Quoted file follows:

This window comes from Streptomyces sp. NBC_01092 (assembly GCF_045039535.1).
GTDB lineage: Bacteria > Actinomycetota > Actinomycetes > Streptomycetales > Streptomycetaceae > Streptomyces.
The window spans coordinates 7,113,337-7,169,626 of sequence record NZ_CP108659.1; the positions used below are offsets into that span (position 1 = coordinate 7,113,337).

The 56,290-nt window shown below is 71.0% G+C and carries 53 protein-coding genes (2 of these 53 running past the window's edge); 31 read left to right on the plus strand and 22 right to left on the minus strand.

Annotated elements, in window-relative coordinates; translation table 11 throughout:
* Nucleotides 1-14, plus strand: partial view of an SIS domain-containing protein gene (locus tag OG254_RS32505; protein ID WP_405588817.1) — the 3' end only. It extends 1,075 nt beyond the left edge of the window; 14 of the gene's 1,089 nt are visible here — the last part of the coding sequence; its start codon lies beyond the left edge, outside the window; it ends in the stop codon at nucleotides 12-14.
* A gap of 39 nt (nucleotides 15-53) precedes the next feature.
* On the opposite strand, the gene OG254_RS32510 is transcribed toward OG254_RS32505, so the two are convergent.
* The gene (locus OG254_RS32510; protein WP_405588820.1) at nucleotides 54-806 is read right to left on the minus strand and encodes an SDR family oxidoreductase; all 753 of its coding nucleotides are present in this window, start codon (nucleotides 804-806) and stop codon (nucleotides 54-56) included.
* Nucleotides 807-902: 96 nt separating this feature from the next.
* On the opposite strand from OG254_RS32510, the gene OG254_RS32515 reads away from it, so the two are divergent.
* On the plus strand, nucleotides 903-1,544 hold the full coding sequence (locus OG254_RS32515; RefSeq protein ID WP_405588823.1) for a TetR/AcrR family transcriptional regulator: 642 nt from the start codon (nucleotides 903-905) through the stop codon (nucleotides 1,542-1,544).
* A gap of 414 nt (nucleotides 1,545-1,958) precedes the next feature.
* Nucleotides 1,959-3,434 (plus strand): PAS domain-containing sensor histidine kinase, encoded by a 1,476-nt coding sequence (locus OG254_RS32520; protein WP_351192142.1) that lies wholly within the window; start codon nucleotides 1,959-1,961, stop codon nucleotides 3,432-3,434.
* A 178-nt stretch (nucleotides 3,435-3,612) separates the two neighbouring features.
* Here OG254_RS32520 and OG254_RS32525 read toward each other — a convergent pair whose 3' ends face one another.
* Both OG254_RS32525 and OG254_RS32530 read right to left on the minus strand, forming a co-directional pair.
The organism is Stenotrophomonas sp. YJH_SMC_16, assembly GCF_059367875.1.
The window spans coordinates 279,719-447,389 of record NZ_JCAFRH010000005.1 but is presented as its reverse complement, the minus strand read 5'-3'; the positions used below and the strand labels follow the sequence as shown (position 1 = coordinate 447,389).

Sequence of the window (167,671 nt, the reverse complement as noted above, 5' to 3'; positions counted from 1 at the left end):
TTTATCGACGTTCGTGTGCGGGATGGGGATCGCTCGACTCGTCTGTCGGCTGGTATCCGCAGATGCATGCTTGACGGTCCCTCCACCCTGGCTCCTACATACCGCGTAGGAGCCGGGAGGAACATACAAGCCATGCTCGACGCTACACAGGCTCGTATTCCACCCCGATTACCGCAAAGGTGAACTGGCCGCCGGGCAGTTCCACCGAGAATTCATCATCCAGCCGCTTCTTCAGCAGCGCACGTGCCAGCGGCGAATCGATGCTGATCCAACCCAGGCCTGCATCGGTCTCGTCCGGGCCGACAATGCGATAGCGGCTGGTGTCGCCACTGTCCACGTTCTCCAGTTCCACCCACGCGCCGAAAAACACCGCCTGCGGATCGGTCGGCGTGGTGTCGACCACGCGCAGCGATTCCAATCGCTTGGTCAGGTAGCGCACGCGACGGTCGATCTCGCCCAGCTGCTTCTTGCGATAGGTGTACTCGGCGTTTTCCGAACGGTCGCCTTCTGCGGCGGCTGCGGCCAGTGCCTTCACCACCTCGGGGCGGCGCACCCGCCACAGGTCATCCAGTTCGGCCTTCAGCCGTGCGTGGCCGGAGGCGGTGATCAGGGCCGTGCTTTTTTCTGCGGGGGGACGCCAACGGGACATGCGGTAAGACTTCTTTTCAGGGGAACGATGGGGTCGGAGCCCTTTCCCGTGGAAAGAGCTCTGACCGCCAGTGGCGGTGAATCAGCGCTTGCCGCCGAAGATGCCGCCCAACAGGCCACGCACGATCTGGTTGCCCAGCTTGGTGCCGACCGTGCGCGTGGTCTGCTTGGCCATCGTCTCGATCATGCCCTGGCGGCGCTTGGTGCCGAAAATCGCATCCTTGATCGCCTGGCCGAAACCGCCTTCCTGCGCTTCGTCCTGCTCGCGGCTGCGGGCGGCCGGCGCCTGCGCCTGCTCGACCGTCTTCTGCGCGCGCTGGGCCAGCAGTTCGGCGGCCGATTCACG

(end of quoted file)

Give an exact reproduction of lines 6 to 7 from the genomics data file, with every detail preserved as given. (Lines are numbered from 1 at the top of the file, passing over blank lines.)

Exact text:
* Nucleotides 1-14, plus strand: partial view of an SIS domain-containing protein gene (locus tag OG254_RS32505; protein ID WP_405588817.1) — the 3' end only. It extends 1,075 nt beyond the left edge of the window; 14 of the gene's 1,089 nt are visible here — the last part of the coding sequence; its start codon lies beyond the left edge, outside the window; it ends in the stop codon at nucleotides 12-14.
* A gap of 39 nt (nucleotides 15-53) precedes the next feature.